Chronic sleep talkers utter sleep speech under laboratory conditions at a sufficiently frequent rate as to be capable of providing useful material for study.
Fifty-three base line experiments consisting of one or more nights of monitored, otherwise undisturbed sleep were performed on 13 paid subjects offering a history of chronic sleep talking. A total of 206 speeches was recorded. Marked individual differences were observed in total frequency of sleep speech episodes as well as differences in tendencies of association with sleep stages. In general, 20 to 25% of speeches are associated with rapid eye movement period sleep and 75 to 80% are associated with non-rapid eye movement sleep.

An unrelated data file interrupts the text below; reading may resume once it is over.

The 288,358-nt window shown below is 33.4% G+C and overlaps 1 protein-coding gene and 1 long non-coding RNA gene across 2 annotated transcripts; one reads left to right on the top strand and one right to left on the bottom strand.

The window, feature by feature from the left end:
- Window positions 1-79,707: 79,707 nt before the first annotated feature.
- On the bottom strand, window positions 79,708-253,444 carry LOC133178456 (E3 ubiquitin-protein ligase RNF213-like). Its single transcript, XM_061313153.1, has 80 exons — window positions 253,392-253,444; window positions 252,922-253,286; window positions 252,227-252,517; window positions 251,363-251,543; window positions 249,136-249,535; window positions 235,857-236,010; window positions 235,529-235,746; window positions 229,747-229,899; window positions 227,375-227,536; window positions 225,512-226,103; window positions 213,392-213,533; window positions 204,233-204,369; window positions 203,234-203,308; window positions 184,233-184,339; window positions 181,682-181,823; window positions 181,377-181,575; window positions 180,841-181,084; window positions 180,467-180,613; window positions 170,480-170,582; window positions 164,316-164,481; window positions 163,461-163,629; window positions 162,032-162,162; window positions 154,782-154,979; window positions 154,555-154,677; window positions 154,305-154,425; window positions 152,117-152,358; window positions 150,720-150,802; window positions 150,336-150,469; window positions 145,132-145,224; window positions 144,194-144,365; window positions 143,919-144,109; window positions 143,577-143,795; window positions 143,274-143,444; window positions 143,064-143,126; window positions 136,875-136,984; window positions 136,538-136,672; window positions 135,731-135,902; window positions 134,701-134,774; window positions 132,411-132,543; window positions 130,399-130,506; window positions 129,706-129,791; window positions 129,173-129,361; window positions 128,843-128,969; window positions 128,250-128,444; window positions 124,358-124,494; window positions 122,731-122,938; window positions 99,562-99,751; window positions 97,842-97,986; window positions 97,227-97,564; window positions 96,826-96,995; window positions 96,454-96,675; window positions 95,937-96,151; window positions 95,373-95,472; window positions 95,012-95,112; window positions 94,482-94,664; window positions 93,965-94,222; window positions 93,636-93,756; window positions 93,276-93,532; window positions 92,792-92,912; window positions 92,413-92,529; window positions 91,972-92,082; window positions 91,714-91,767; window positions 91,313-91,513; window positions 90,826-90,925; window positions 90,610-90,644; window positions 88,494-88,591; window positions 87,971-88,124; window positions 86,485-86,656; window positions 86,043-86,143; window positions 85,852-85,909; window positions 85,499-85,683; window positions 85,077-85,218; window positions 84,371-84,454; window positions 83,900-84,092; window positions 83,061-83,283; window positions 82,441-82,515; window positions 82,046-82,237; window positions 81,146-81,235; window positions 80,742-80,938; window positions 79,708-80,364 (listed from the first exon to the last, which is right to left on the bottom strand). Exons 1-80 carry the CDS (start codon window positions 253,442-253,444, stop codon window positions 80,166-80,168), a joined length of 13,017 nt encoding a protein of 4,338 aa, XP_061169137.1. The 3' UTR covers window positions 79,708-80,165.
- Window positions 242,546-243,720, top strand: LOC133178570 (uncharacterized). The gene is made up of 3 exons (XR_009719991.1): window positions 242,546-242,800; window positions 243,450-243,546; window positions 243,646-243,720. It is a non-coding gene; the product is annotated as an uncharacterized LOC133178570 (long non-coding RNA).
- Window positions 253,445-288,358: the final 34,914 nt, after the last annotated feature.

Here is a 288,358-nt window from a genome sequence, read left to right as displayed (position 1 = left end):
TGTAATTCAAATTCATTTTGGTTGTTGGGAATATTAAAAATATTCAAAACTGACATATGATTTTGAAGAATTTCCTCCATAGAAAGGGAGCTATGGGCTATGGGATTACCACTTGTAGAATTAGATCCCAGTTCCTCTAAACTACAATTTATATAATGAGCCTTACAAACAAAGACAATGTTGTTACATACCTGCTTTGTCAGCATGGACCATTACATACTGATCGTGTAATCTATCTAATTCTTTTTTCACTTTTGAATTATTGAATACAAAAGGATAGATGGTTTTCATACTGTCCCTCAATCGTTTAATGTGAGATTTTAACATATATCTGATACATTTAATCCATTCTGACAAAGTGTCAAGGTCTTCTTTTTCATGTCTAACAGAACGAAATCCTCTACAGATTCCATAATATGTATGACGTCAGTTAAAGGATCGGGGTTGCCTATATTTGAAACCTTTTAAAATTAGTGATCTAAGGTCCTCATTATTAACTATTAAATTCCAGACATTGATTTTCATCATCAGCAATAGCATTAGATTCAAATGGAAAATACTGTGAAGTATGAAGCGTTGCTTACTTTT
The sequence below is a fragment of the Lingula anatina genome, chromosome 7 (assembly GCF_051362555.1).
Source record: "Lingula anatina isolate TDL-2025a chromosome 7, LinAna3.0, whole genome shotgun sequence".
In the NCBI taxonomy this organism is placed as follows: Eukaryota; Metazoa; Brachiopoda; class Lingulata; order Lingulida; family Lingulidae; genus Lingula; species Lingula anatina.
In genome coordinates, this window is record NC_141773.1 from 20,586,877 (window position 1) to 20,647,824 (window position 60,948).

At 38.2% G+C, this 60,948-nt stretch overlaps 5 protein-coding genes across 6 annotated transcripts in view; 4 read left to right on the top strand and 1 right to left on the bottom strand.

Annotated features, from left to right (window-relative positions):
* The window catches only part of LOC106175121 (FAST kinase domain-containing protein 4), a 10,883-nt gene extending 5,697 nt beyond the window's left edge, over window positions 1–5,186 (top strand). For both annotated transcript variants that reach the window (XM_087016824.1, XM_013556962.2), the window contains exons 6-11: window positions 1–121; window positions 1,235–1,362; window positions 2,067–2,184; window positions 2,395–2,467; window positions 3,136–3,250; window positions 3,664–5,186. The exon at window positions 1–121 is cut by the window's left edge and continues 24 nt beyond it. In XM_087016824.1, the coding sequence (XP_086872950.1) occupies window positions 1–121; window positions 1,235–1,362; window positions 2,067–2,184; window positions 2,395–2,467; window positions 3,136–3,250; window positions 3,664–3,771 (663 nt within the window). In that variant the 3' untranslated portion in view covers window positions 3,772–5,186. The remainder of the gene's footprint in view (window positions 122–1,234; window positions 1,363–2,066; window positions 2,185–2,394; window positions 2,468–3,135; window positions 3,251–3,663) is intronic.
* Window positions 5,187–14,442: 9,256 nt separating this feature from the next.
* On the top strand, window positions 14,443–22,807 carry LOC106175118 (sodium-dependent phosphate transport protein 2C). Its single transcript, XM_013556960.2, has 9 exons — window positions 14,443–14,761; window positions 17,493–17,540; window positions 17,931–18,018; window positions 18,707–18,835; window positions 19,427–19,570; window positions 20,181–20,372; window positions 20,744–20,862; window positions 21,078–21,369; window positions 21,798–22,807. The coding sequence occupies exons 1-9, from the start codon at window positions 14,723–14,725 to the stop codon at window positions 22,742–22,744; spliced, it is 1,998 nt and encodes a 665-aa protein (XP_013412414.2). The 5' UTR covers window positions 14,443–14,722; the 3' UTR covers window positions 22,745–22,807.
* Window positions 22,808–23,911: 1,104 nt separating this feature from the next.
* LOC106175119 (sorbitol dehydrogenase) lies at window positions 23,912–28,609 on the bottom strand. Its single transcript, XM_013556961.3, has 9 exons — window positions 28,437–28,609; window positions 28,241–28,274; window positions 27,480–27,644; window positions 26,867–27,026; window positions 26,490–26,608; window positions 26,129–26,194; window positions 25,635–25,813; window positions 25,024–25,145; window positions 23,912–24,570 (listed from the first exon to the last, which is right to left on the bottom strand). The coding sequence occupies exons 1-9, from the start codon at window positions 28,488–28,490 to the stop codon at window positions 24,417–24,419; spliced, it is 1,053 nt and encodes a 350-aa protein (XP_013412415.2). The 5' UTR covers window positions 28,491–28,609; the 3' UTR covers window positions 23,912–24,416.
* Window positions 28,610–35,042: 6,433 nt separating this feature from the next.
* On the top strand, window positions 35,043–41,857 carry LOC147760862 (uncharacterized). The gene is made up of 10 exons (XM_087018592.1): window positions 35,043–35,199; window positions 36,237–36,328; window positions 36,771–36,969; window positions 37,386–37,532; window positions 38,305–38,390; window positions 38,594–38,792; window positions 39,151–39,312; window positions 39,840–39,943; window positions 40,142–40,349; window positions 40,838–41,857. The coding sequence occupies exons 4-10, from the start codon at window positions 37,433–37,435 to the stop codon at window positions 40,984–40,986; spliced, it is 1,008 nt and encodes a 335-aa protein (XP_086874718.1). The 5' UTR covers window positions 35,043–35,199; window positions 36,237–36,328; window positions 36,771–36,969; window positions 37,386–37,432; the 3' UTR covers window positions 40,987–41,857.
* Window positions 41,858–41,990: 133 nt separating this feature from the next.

Additional similar experiments were performed on two larger subject pools: one of chronic sleep talkers and another of good dream recallers with a low arousal threshold. Frequencies of sleep speech and association with specific sleep stages are reported for these conditions as well.